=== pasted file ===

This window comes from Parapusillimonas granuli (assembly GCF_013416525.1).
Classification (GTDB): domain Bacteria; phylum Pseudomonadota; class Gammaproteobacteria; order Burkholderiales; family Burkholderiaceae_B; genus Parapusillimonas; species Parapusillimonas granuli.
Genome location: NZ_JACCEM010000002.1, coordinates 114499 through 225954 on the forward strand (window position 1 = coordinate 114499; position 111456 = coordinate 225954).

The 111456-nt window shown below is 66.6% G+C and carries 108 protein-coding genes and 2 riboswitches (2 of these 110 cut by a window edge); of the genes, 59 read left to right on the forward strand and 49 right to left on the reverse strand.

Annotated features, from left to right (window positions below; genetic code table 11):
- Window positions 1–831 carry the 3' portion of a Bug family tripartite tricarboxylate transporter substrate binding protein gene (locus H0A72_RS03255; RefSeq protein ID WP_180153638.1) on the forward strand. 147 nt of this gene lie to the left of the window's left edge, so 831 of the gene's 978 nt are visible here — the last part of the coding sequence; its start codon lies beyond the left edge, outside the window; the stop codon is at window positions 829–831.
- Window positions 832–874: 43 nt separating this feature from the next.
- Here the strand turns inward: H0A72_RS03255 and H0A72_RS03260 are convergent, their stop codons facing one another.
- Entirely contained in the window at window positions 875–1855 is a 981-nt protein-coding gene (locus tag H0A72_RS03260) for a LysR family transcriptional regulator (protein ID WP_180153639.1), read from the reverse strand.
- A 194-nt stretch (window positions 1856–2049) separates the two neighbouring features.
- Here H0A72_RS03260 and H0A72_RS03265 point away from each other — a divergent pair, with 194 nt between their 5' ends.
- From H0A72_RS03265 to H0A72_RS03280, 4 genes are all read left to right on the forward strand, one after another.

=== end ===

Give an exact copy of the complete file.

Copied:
This window comes from Parapusillimonas granuli (assembly GCF_013416525.1).
Classification (GTDB): domain Bacteria; phylum Pseudomonadota; class Gammaproteobacteria; order Burkholderiales; family Burkholderiaceae_B; genus Parapusillimonas; species Parapusillimonas granuli.
Genome location: NZ_JACCEM010000002.1, coordinates 114499 through 225954 on the forward strand (window position 1 = coordinate 114499; position 111456 = coordinate 225954).

The 111456-nt window shown below is 66.6% G+C and carries 108 protein-coding genes and 2 riboswitches (2 of these 110 cut by a window edge); of the genes, 59 read left to right on the forward strand and 49 right to left on the reverse strand.

Annotated features, from left to right (window positions below; genetic code table 11):
- Window positions 1–831 carry the 3' portion of a Bug family tripartite tricarboxylate transporter substrate binding protein gene (locus H0A72_RS03255; RefSeq protein ID WP_180153638.1) on the forward strand. 147 nt of this gene lie to the left of the window's left edge, so 831 of the gene's 978 nt are visible here — the last part of the coding sequence; its start codon lies beyond the left edge, outside the window; the stop codon is at window positions 829–831.
- Window positions 832–874: 43 nt separating this feature from the next.
- Here the strand turns inward: H0A72_RS03255 and H0A72_RS03260 are convergent, their stop codons facing one another.
- Entirely contained in the window at window positions 875–1855 is a 981-nt protein-coding gene (locus tag H0A72_RS03260) for a LysR family transcriptional regulator (protein ID WP_180153639.1), read from the reverse strand.
- A 194-nt stretch (window positions 1856–2049) separates the two neighbouring features.
- Here H0A72_RS03260 and H0A72_RS03265 point away from each other — a divergent pair, with 194 nt between their 5' ends.
- From H0A72_RS03265 to H0A72_RS03280, 4 genes are all read left to right on the forward strand, one after another.